Most media rooms, on the other hand, are wide open to other rooms, have no defined space, and usually have multiple windows, all of which let in a lot of light. This not only washes out the image on a projection screen, killing your black level, but can also create glare on a direct-view screen.

 

Solution 1: Two Screens

The solution I opted for in my own media room is to have two screensa direct-view flat-panel LED as the primary set for daytime and TV viewing and a large multi-aspect projection screen that rolls down in front of the TV for nighttime and movie watching. The benefit is that I can use the same speakers and electronics to power both displays, and I don’t have to worry about my daughter racking up lamp hours on my projector when she watches endless Disney Channel reruns.

 

It also makes switching from the 65-inch TV to the 115-inch screen an eventyou know you’re about to have a special experience when the projection screen comes down. Much like the way Theo’s designs often feature a theater curtain that opens at the beginning of a movie, the lowering of the screen creates a bit of drama.

media room solutions

Solution 2: Automated Shading

A huge growing segment of the custom-install market is motorized shades. These can be integrated into a variety of automation systems like Crestron, Control4, RTI, and URC so they automatically raise or lower at certain times of the daysay at sunset for privacyor when a button is pressed, such as “Watch Movie.”

 

With shades available in a wide variety of styles, colors, and light transmissivity, it’s easy to go within seconds from enjoying the views and natural light from your windows to having an almost pitch-black space for movie watching. Several companies, such as Lutron and Draper, even make battery-powered shades that greatly simplify installation.

 

Solution 3: Light-Rejecting Screens

For years, projection screens were only available in white. And while a low-gain white screen is often the right choice for a dedicated room, it doesn’t always work so well in a media room. As manufacturers realized they were losing sales because their screens couldn’t handle ambient light, they started working on new materials that work well in rooms that can’t get pitch black.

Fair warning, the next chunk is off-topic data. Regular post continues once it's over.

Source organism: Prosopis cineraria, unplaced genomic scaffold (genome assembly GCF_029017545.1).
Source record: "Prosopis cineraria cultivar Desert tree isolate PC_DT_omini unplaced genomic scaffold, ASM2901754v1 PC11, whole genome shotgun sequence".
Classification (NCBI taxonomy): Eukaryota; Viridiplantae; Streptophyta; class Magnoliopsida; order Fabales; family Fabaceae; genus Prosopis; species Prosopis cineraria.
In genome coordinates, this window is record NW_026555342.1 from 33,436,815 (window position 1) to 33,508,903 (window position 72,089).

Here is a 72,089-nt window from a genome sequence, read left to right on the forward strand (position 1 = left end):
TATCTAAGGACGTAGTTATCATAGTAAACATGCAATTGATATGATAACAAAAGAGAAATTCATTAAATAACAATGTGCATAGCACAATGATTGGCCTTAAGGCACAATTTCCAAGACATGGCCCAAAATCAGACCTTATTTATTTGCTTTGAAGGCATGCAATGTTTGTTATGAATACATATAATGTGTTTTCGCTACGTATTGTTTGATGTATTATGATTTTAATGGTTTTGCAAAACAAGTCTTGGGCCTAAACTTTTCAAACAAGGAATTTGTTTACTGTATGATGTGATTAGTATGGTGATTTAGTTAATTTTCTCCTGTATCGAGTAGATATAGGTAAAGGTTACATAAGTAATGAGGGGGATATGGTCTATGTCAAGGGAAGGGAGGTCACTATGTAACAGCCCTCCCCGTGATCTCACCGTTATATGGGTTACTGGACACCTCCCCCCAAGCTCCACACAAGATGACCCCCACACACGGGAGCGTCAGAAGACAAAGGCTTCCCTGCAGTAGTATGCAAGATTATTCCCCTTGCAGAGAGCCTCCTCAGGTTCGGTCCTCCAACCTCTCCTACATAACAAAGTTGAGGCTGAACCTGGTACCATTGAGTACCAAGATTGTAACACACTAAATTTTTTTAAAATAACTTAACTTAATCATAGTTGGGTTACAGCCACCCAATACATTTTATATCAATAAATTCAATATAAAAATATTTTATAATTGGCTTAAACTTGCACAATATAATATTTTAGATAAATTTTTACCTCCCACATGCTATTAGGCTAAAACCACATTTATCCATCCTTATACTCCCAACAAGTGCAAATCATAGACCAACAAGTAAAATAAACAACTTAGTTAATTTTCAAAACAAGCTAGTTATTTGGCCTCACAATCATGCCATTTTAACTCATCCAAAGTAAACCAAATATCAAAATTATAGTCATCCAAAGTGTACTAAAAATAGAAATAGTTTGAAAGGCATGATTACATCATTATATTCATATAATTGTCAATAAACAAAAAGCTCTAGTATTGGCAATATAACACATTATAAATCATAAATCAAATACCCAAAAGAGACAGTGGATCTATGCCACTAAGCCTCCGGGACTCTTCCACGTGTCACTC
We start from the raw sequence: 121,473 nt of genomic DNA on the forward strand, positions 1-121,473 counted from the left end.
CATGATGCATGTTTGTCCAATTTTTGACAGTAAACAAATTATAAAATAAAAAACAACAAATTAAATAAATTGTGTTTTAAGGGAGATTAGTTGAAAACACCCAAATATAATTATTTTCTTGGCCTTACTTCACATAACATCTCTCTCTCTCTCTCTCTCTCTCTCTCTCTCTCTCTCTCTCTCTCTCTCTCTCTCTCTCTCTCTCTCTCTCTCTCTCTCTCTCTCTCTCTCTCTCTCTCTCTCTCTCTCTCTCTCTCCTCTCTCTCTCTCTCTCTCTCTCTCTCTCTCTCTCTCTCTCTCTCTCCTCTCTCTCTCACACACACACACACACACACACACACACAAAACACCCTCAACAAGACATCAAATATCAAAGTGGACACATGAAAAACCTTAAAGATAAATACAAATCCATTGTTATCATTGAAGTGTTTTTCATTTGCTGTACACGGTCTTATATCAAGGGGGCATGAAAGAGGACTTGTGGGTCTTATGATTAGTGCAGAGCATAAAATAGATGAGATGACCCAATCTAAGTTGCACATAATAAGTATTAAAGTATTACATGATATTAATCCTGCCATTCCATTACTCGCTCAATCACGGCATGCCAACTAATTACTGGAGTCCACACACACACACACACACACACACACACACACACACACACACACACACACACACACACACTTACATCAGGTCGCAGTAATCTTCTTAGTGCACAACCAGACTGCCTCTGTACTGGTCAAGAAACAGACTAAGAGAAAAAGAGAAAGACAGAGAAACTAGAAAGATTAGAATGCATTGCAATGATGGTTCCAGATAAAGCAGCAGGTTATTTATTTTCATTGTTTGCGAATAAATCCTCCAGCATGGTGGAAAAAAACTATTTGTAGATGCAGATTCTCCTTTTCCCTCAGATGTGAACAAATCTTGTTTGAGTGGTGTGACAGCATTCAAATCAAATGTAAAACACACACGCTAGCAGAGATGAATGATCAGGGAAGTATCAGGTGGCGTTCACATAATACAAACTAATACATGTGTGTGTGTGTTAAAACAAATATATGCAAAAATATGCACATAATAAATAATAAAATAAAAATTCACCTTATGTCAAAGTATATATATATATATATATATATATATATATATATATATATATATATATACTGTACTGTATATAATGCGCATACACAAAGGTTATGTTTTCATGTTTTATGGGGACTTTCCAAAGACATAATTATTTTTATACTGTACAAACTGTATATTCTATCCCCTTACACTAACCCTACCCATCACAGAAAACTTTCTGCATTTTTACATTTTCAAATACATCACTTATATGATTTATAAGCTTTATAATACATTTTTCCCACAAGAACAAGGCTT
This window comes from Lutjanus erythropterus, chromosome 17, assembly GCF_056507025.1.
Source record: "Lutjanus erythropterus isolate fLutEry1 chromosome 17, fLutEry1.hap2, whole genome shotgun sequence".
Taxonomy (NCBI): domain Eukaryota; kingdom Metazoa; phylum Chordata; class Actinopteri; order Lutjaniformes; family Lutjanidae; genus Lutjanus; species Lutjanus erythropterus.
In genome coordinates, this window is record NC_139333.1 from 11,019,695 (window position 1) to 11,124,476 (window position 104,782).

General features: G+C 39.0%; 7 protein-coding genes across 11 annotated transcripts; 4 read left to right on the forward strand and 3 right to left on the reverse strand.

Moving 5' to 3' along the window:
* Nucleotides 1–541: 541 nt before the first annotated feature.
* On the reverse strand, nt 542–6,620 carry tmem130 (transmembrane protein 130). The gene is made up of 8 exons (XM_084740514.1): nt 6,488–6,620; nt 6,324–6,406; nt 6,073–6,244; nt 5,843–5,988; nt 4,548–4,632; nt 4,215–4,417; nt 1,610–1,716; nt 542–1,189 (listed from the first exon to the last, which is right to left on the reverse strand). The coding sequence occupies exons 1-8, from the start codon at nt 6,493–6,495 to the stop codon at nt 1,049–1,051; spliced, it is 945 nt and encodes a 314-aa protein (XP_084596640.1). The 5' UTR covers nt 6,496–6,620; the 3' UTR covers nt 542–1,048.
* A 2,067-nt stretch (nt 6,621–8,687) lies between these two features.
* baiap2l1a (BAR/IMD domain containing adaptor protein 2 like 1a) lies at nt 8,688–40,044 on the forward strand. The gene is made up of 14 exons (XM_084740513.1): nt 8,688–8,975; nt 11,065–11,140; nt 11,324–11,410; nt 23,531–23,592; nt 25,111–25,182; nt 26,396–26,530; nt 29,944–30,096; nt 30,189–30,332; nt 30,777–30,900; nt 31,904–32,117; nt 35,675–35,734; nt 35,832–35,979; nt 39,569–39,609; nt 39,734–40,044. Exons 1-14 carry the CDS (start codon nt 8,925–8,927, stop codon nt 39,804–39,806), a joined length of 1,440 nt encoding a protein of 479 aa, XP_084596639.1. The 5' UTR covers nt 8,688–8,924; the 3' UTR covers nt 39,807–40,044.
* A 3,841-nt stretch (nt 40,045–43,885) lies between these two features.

media room solutions

Today, virtually every screen manufacturer has a screen material designed to produce a terrific image in practically any lighting condition. Two great options are Screen Innovations’ Black Diamond and Stewart Filmscreen’s Phantom HALR. These screens are actually black but provide amazing contrast, and ambient-light rejection up to 90%!

 

Another terrific nod towards the multi-purpose room appeared this year with Stewart’s Gemini, which the company describes as being “designed for the home cinema enthusiasts who want the best of both worlds in the viewing experience, day or night.” Gemini’s single housing holds two screensone designed for day viewing and one designed for night viewing. The screens can even have different aspect ratios, such as 16:9 for TV and sports viewing during the day, and 2.35:1 for movie watching at night. This allows the media-room viewer to have the optimum presentation at any time of day.

 

In Part 2 of my series, I’ll discuss how to overcome the next biggest media-room distractionvisible electronics.

—John Sciacca

Probably the most experienced writer on custom installation in the industry, John Sciacca is
co-owner of Custom Theater & Audio in Murrells Inlet, South Carolina, & is known for his writing
for such publications as
 Residential Systems and Sound & Vision. Follow him on Twitter at

@SciaccaTweets and at johnsciacca.com.